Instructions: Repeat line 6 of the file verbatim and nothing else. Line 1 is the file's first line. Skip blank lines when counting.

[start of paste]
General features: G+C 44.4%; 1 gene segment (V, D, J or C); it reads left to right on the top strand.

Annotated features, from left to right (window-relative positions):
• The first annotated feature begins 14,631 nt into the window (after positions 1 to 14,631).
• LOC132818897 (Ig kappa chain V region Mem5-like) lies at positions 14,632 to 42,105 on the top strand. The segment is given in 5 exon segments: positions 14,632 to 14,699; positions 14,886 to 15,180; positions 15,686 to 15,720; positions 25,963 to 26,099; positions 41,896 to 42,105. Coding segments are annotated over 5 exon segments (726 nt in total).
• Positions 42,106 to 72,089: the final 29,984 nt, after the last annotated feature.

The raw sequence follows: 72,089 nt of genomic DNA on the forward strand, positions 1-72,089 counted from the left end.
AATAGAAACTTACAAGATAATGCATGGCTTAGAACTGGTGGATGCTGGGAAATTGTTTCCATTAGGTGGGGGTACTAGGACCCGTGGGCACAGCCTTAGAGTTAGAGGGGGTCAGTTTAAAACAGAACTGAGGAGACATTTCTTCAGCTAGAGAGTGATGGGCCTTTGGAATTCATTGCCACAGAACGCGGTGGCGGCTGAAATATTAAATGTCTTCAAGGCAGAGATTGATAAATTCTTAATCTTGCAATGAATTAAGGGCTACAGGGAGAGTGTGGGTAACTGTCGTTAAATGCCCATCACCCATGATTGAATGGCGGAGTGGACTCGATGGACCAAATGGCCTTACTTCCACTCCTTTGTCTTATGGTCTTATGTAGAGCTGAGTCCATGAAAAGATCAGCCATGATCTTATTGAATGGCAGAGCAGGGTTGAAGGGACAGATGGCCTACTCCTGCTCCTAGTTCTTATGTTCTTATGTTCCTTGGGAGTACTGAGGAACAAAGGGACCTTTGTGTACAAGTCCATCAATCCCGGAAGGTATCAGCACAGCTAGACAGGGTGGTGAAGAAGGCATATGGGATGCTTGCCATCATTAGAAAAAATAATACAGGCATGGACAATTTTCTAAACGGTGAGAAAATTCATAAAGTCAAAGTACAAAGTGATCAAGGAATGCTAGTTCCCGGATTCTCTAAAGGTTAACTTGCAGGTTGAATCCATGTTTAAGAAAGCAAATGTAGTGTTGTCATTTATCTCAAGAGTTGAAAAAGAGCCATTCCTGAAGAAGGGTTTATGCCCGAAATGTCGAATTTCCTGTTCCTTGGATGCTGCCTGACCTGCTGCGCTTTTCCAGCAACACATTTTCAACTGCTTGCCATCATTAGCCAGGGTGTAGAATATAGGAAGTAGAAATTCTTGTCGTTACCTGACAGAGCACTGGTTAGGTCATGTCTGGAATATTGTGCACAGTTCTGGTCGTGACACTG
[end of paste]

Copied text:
The raw sequence follows: 72,089 nt of genomic DNA on the forward strand, positions 1-72,089 counted from the left end.